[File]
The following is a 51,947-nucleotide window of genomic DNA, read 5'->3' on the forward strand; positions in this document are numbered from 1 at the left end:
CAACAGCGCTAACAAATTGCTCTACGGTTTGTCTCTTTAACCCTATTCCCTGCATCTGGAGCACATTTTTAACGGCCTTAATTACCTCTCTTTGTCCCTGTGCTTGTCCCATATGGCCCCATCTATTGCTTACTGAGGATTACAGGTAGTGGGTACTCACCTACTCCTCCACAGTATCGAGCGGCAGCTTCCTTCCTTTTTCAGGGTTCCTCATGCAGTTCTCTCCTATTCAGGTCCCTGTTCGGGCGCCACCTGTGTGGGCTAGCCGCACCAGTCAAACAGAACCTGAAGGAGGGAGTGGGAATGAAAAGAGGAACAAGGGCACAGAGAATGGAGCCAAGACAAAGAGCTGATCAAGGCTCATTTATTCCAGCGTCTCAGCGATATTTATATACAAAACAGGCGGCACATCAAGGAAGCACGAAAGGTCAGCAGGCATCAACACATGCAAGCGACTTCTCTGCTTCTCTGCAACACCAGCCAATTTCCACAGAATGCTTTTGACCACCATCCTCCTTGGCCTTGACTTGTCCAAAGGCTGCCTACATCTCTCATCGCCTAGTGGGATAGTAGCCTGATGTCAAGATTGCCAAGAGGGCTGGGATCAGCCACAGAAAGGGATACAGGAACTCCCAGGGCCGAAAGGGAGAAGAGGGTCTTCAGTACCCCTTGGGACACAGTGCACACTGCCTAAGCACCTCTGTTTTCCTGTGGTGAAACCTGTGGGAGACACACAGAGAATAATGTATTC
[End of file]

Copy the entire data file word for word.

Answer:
The following is a 51,947-nucleotide window of genomic DNA, read 5'->3' on the forward strand; positions in this document are numbered from 1 at the left end:
CAACAGCGCTAACAAATTGCTCTACGGTTTGTCTCTTTAACCCTATTCCCTGCATCTGGAGCACATTTTTAACGGCCTTAATTACCTCTCTTTGTCCCTGTGCTTGTCCCATATGGCCCCATCTATTGCTTACTGAGGATTACAGGTAGTGGGTACTCACCTACTCCTCCACAGTATCGAGCGGCAGCTTCCTTCCTTTTTCAGGGTTCCTCATGCAGTTCTCTCCTATTCAGGTCCCTGTTCGGGCGCCACCTGTGTGGGCTAGCCGCACCAGTCAAACAGAACCTGAAGGAGGGAGTGGGAATGAAAAGAGGAACAAGGGCACAGAGAATGGAGCCAAGACAAAGAGCTGATCAAGGCTCATTTATTCCAGCGTCTCAGCGATATTTATATACAAAACAGGCGGCACATCAAGGAAGCACGAAAGGTCAGCAGGCATCAACACATGCAAGCGACTTCTCTGCTTCTCTGCAACACCAGCCAATTTCCACAGAATGCTTTTGACCACCATCCTCCTTGGCCTTGACTTGTCCAAAGGCTGCCTACATCTCTCATCGCCTAGTGGGATAGTAGCCTGATGTCAAGATTGCCAAGAGGGCTGGGATCAGCCACAGAAAGGGATACAGGAACTCCCAGGGCCGAAAGGGAGAAGAGGGTCTTCAGTACCCCTTGGGACACAGTGCACACTGCCTAAGCACCTCTGTTTTCCTGTGGTGAAACCTGTGGGAGACACACAGAGAATAATGTATTC